I had the opportunity to visit Russia in 1989, when I was a student at the Institute des Hautes Etudes en Art Plastiques, in Paris, and in 1990 I traveled to Poland. In these countries, the ghosts of history and the sense of the future were dramatically different than in the West. It was as if time stood still or was elongated in these post- Soviet countries. Each day was like walking in a de Chirico painting. Every street you walked down offered a memory you never had, yet understood; the feeling of a future that was supposed to happen, but never moved forward, and could only remain the same as when it ceased in 1945. Dreamlike and slow, perhaps this was a living memory of what time was like before late capitalism. Experiencing this landscape untouched by capitalism was seminal. It forced me to see my personal environment from a nonessentialist viewpoint and to understand it as both the fragile and violent construction that it is.
READ MORE: R. H. Quaytman, Allegorical Decoys (full text)
חקק, Chapter 29,, 2015, oil, silkscreen ink, gesso on wood, 37 1/16 x 37 1/16 x 1 1/4 in.
To find the words for what one has before one’s eyes—how difficult that can be. But once they come they batter with tiny hammers against reality, until they have pressed a picture from it as from a copper plate.
— WALTER BENJAMIN
Paul Klee and I both pay close attention to what happens at the edge of an image or painting because of an urge to emphasize the material support as distinct from what is depicted on its surface. We wish our work to resemble books in differing degrees. Klee, who was an accomplished printmaker, had doubts about the form, which was being forcefully deployed as political propaganda in Germany at the time. Besides, he believed the strength of an artwork depended to a large degree on its bounded singularity. For the Angelus Novus, Klee used an oil transfer technique he developed as a means to transfer rather than reproduce his original drawing, which he was averse to selling. This is important because it means that the form the angel takes was drawn before its double—the oil transfer—was glued onto an old copper plate engraving.
READ MORE: חקק, Chapter 29 at the Tel Aviv Museum of Art
Chapter 29 at Miguel Abreu Gallery
Chapter 29 at documenta 14
Fernando Zalamea, slides from Critique / Poetics, Walter Benjamin, and Higher Mathematics, Seminar for Fred Moten’s Course “Black Performance: Poetics of Violence”, April 2019 (full 90 slide presentation)
In this paragraph, roman numerals between parentheses (xy) refer to page xy of the Catalog of the Tel Aviv show (R.H. Quaytman, Chapter 29, Tel Aviv Museum of Art: 2015). Many marginal and deep themes appear in Chapter 29. First, (A) opening multidimensional vision and thinking addresses the shortcomings of narrow views and limited perspectives, and helps to escape platitudes: “we wish our work to resemble books in differing degrees” (51), “our images circle around words, behaving a little like hieroglyphs floating in unfurled pictorial space” (52), “he/she (zhe) demurely gazes askance into the world distance” (53), “was the Angelus paying homage to or defacing what it obscured?” (55). Second, (B) unfolding space and time addresses planar horizons and punctual time, and fosters germs of tolerance and awareness: “pay close attention to what happens at the edge of an image” (51), “scroll fluttering in the wind” (53), “navigate around the drama of the vacated space of the blank canvas” (57), “each individual painting becomes something else because of its neighbor (…) this is the hieroglyphic, the lateral way of looking at my work” (57). Third, (C) navigating plasticity and continuity addresses rigid and separated contextualizations, and opens a path to connect the many layers and screens of the World: “enter the waves (…) images circle around words” (52), “a topological geography connected to art history is emerging” (60), “negate with an upside down sunrise sparkling on a cyan sky and hang it on a diagonal” (60), “images survive the growing pile of debris and destruction in front of the Angelus Novus” (61). From margins to the whole, processes (A)-(C) help the wanderers of Quaytman’s installations to look beyond, never quite happy to accept first impressions, always wondering for the invisible patterns hidden behind art and life.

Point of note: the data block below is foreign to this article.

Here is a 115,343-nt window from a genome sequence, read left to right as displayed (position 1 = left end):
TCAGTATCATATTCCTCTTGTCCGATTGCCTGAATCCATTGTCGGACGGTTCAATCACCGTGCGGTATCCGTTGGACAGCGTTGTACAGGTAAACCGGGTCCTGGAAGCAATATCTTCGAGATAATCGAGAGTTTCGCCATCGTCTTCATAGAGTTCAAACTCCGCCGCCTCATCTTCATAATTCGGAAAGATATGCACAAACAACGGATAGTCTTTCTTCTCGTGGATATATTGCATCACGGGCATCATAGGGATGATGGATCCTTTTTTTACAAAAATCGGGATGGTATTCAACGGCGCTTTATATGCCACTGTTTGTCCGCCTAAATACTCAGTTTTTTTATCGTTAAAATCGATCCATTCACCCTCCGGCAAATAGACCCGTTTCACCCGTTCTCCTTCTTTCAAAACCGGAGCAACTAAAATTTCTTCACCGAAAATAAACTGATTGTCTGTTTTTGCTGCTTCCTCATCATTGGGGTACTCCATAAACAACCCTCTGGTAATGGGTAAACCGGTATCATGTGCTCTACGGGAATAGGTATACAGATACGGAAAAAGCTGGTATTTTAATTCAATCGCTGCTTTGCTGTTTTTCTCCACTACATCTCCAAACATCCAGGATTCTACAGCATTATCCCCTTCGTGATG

READ MORE: Fernando Zalamea, A Marginal Note on Chapter 29’s “Quaytman Margin”
חקק, Chapter 29, 2015, oil, silkscreen ink, gesso on two wood panels, wood shelf
24 3/4 x 24 3/4 x 3/4 in. and 12 3/8 x 12 3/8 x 3/4 in.
חקק, Chapter 29
The Sun Does Not Move, Chapter 35, Muzeum Sztuki, Lodz, November 11, 2019 – February 23, 2020
The Sun Does Not Move, Chapter 35, 2019, oil, silkscreen ink, gesso on wood, 32 3/8 x 52 3/8 x 1 in.
The Persian Women (1597/1599) by Otto van Veen depicts an anecdote in Plutarch’s Bravery of Women in which the women resort to a gesture of self-exposure upon discovering that their men are losing the battle for the city. Trying to return to their citadel, the defeated soldiers encounter all the women of their homes, who expose their genitals while shouting “Whither are you rushing so fast, you biggest cowards in the whole world? Surely you cannot, in your flight, slink in here whence you came forth.” Shocked by this sight and mortified by these words the soldiers are forced to return to battle to vanquish the enemy.
An Evening, Chapter 32, at the Secession, Vienna
R. H. Quaytman, Ode to Rosalind Krauss, multimedia artist talk, Harvard, 2012